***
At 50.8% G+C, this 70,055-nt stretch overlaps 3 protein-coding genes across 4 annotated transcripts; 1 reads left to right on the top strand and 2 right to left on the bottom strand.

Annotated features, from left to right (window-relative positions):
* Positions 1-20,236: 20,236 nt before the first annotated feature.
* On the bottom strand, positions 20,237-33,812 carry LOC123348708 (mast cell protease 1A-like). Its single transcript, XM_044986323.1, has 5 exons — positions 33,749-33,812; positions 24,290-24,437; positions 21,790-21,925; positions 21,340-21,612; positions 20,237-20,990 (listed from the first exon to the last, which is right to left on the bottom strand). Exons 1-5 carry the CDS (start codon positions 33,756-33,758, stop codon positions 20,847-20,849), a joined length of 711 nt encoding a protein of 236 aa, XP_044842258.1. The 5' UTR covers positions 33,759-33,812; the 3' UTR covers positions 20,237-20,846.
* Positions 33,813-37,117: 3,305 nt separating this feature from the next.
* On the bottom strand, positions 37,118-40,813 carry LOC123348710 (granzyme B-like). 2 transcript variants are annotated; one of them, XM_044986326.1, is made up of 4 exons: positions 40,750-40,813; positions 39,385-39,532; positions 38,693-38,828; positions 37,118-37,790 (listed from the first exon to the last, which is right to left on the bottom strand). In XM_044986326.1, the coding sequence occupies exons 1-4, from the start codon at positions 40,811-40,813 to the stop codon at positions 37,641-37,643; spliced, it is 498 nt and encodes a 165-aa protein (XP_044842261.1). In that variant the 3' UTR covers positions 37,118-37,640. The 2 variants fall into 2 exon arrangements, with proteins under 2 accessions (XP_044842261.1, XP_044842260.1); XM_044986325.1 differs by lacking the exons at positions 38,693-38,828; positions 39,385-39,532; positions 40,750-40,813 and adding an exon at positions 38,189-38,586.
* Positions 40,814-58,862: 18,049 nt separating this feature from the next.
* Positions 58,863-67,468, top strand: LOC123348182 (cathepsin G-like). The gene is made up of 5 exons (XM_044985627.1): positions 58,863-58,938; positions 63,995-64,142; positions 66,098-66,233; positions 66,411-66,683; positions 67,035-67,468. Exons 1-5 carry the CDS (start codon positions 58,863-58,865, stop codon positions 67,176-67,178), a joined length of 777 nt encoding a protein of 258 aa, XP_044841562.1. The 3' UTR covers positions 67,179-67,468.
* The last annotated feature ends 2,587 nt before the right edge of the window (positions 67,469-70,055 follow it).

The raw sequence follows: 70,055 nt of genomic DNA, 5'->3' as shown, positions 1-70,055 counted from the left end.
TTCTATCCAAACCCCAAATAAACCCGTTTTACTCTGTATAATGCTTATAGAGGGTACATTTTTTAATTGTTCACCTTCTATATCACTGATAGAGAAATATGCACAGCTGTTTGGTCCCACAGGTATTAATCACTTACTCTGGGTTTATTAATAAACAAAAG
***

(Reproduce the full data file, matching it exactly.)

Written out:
At 50.8% G+C, this 70,055-nt stretch overlaps 3 protein-coding genes across 4 annotated transcripts; 1 reads left to right on the top strand and 2 right to left on the bottom strand.

Annotated features, from left to right (window-relative positions):
* Positions 1-20,236: 20,236 nt before the first annotated feature.
* On the bottom strand, positions 20,237-33,812 carry LOC123348708 (mast cell protease 1A-like). Its single transcript, XM_044986323.1, has 5 exons — positions 33,749-33,812; positions 24,290-24,437; positions 21,790-21,925; positions 21,340-21,612; positions 20,237-20,990 (listed from the first exon to the last, which is right to left on the bottom strand). Exons 1-5 carry the CDS (start codon positions 33,756-33,758, stop codon positions 20,847-20,849), a joined length of 711 nt encoding a protein of 236 aa, XP_044842258.1. The 5' UTR covers positions 33,759-33,812; the 3' UTR covers positions 20,237-20,846.
* Positions 33,813-37,117: 3,305 nt separating this feature from the next.
* On the bottom strand, positions 37,118-40,813 carry LOC123348710 (granzyme B-like). 2 transcript variants are annotated; one of them, XM_044986326.1, is made up of 4 exons: positions 40,750-40,813; positions 39,385-39,532; positions 38,693-38,828; positions 37,118-37,790 (listed from the first exon to the last, which is right to left on the bottom strand). In XM_044986326.1, the coding sequence occupies exons 1-4, from the start codon at positions 40,811-40,813 to the stop codon at positions 37,641-37,643; spliced, it is 498 nt and encodes a 165-aa protein (XP_044842261.1). In that variant the 3' UTR covers positions 37,118-37,640. The 2 variants fall into 2 exon arrangements, with proteins under 2 accessions (XP_044842261.1, XP_044842260.1); XM_044986325.1 differs by lacking the exons at positions 38,693-38,828; positions 39,385-39,532; positions 40,750-40,813 and adding an exon at positions 38,189-38,586.
* Positions 40,814-58,862: 18,049 nt separating this feature from the next.
* Positions 58,863-67,468, top strand: LOC123348182 (cathepsin G-like). The gene is made up of 5 exons (XM_044985627.1): positions 58,863-58,938; positions 63,995-64,142; positions 66,098-66,233; positions 66,411-66,683; positions 67,035-67,468. Exons 1-5 carry the CDS (start codon positions 58,863-58,865, stop codon positions 67,176-67,178), a joined length of 777 nt encoding a protein of 258 aa, XP_044841562.1. The 3' UTR covers positions 67,179-67,468.
* The last annotated feature ends 2,587 nt before the right edge of the window (positions 67,469-70,055 follow it).

The raw sequence follows: 70,055 nt of genomic DNA, 5'->3' as shown, positions 1-70,055 counted from the left end.
TTCTATCCAAACCCCAAATAAACCCGTTTTACTCTGTATAATGCTTATAGAGGGTACATTTTTTAATTGTTCACCTTCTATATCACTGATAGAGAAATATGCACAGCTGTTTGGTCCCACAGGTATTAATCACTTACTCTGGGTTTATTAATAAACAAAAG